Posted by: Geoffrey Meadows | June 24, 2007

Darwin and Change

Since reading Song of the Dodo: Island Biogeography in an Age of Extinctions by David Quammen, I’ve been a big fan of biogeography. Biogeography is the science of what grows where (or lives where) and what the processes are affecting their distribution. Historical biogeography deals with the long history of life on earth and how certain species wound up where they are. For instance, the ratite birds – the ostrich of Africa, the rhea of South America, the cassowaries of Australia and New Guinea, the emu of Australia, and the kiwis of New Zealand.(1) These are fairly large, flightless birds all located in the southern hemisphere. At one time these birds were thought to have evolved separately and lost their ability to fly independently. Now it is thought, with the help of the theory of continental drift, that they all came from similar ancestors who lived on a large southern continent called Gondwanaland, which afterwards broke up into the smaller continents of South America, Africa, Australia, etc. Without continental drift it would be nearly impossible to account for the range of these flightless birds. How could it be accounted for that they dispersed to different continents from one source?

Like it or not, this is also what discourages a literal interpretation of the story of Noah’s Ark in the Bible. These birds, as all animals are supposed to have done in the Noah’s Ark story, did not fan out from a single origin coinciding with Mt. Ararat (the place in the Bible that Noah’s ark is supposed to have touched land again). It is continental drift, along with rising and falling sea levels, glaciation, and other processes, which account for many of the distributions observed in the natural world. Scientists piece together the stories of species from these clues and from fossils, and sometimes their genetic material. It is historical processes that explain what lives where and why.

By talking about historical processes I can only be talking about one thing — change. At one time the earth itself, its arrangements of land and sea were thought to be static — without change. It was a big hurdle for science to begin to admit that the earth itself could move and change as much as it does. The same has been true of biology. Darwin’s theory of evolution does no more really than account for change in the biological record. I really don’t want to go into all the arguments he puts forth, but change is integral to his theory. The theory of evolution accounts for biological change.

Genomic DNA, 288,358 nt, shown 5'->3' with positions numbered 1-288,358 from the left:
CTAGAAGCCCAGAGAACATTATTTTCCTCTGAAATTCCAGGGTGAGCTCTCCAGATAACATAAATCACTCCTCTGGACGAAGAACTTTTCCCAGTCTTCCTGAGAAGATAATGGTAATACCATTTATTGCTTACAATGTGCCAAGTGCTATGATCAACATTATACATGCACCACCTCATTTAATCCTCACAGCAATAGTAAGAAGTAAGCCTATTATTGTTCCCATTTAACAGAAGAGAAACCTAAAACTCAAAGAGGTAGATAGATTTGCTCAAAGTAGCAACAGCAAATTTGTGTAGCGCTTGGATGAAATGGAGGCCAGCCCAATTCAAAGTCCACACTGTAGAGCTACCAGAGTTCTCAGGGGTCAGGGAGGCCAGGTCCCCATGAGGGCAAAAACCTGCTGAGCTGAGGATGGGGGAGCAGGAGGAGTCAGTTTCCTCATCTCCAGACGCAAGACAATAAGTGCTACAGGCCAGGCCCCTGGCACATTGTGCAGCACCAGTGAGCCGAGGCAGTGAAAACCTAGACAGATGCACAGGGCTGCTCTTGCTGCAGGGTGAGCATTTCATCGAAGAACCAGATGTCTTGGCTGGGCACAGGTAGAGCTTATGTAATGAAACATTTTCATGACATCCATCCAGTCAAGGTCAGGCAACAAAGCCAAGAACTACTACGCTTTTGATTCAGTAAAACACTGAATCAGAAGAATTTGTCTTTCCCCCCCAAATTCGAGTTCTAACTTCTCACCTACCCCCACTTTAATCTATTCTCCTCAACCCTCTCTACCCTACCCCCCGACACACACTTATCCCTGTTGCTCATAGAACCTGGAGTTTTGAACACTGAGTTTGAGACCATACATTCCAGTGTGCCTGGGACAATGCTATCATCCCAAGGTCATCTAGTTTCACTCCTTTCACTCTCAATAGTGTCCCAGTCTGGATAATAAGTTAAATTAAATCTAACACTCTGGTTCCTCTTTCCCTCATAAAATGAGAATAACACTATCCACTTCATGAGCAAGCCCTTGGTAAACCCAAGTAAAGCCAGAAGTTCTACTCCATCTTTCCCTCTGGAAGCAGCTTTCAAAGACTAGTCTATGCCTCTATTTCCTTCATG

And this is what trips up people, I think. Many of our more religious thinkers seem to want to assume a position of “no change” or a static creation. Just because God is said to have created us, why does that necessarily assume we would never change? In Genesis where the snake is cursed by God after the fall, it says:

“The Lord God said to the serpent, ‘Because you have done this, cursed are you more than all cattle, and more than every beast of the field; on your belly you will go, and dust you shall eat all the days of your life.’ ” (Genesis, chapter 3, verse 14)

Wasn’t the serpent going “on his belly” already? Is it possible that after the fall some physical changes also occurred in the creation? Did lions, when their food was only from plants, already have their long sharp teeth? Maybe the Bible itself suggests a creation not entirely static after the fall.

I admit there are some drawbacks to Darwin’s theory of evolution. I’m not talking of the idea of our connectedness to the natural world. I’m talking about when we start to apply evolutionary principles to ourselves. Social Darwinism. What was the Holocaust, for instance, but a gargantuan delusion in the perfectability of a certain race of human beings over all others? Up to Hitler’s time there were many sources that seemed to put Europeans above other races and to propose their primacy with the help of evolution.(2) More delusions. We as humans may still be evolving, but we don’t know where that evolution is going or whether it will even be good for us (and the creation) or not. But we tread on thin ice when we try to apply evolutionary principles to ourselves, and religion provides a very important service for us when it teaches us to value every single life regardless of its economic utility or outward beauty. I may be critical of a literal interpretation of the story of Noah’s Ark but there are some things in religion that are just plain indispensable. When we talk about human change, we should keep those things in mind.


(1) The Song of the Dodo: Island Biogeography in an Age of Extinctions, by David Quammen. — NY: Touchstone, c1996. (pp. 194-198)
(2) See Hunter’s Civic Biology textbook (published 1915), the book and teaching of which provoked the Scopes Trial (or Monkey Trial) in Tennessee in 1925. See especially p. 196 of the excerpts here. It may have gotten evolution right, but it still proposed the superiority of some races over others.
Another book, taken at random, I guess, Lost Horizon, by James Hilton. — NY: William Morrow & Co., 1933, p. 138.


Leave a Reply

Fill in your details below or click an icon to log in: Logo

You are commenting using your account. Log Out / Change )

Twitter picture

You are commenting using your Twitter account. Log Out / Change )

Facebook photo

You are commenting using your Facebook account. Log Out / Change )

Google+ photo

You are commenting using your Google+ account. Log Out / Change )

Connecting to %s


%d bloggers like this: